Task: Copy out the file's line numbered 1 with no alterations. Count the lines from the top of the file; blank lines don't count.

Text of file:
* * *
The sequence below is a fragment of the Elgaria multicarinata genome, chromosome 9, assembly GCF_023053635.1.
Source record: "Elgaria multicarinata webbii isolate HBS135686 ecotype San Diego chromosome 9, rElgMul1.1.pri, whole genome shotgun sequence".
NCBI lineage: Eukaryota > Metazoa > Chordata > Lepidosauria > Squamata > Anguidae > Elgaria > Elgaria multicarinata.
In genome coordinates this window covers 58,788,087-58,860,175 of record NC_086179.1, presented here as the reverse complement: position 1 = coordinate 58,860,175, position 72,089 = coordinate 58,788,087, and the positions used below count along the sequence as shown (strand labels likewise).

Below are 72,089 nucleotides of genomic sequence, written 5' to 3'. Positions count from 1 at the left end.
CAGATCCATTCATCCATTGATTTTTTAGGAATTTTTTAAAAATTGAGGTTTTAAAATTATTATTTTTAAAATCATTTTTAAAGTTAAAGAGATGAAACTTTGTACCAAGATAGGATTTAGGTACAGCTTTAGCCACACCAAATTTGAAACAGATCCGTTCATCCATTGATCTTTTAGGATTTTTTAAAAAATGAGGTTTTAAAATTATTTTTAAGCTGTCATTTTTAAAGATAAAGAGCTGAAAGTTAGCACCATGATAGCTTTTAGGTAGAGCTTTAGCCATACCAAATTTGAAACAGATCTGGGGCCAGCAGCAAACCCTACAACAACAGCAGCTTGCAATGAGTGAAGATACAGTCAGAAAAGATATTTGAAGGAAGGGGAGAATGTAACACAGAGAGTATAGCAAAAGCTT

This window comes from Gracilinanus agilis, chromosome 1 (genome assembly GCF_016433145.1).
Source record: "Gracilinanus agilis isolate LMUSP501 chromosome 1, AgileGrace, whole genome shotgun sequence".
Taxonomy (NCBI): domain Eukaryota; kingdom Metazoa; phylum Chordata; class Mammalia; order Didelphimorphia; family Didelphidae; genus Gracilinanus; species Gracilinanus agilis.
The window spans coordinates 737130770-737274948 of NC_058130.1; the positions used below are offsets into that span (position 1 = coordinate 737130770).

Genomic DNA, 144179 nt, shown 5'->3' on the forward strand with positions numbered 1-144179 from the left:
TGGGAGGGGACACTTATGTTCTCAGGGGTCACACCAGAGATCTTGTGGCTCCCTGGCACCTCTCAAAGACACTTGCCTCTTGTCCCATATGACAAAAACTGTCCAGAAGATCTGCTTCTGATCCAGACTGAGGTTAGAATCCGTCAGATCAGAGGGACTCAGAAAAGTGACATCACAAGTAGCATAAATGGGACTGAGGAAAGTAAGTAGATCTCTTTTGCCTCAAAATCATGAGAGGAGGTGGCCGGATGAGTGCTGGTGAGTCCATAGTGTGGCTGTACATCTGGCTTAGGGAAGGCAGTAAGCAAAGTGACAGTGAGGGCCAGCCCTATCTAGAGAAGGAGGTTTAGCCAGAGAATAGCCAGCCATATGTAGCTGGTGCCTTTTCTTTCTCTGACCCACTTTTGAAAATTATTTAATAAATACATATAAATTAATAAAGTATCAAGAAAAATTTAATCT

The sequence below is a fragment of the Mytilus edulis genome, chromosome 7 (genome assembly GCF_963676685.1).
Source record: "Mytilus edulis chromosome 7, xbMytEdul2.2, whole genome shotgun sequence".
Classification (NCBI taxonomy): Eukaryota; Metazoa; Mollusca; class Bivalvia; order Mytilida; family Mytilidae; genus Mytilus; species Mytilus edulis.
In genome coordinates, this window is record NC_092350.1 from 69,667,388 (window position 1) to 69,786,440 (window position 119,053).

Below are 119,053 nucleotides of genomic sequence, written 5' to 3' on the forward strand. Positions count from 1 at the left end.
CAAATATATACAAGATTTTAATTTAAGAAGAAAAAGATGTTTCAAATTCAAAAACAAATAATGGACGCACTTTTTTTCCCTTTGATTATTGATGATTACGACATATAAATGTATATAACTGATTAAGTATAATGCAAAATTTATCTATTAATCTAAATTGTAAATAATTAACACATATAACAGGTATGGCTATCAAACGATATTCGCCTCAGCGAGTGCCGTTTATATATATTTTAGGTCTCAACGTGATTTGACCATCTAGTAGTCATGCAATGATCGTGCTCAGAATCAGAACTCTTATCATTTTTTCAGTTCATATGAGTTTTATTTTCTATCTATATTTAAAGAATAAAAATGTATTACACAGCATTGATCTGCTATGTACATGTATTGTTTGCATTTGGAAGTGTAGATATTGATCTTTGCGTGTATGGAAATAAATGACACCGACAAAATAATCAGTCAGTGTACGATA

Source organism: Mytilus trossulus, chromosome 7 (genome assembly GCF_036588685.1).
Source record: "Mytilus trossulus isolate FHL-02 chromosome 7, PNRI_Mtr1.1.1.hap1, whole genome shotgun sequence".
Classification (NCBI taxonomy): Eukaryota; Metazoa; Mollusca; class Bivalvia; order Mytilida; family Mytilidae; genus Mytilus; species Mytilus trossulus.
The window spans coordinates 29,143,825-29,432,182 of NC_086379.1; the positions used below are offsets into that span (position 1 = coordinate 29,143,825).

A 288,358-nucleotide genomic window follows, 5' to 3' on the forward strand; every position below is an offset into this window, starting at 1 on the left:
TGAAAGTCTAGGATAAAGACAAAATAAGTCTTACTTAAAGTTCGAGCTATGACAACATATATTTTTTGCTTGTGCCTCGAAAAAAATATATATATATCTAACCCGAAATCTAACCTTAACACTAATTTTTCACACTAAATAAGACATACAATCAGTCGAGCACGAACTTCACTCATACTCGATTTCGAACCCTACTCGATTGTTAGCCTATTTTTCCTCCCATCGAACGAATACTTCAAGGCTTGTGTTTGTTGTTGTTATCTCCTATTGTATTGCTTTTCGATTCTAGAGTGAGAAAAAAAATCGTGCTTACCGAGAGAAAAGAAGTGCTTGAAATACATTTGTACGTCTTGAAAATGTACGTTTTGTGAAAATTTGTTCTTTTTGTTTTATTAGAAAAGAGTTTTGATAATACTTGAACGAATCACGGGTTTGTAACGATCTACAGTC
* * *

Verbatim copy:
The sequence below is a fragment of the Elgaria multicarinata genome, chromosome 9, assembly GCF_023053635.1.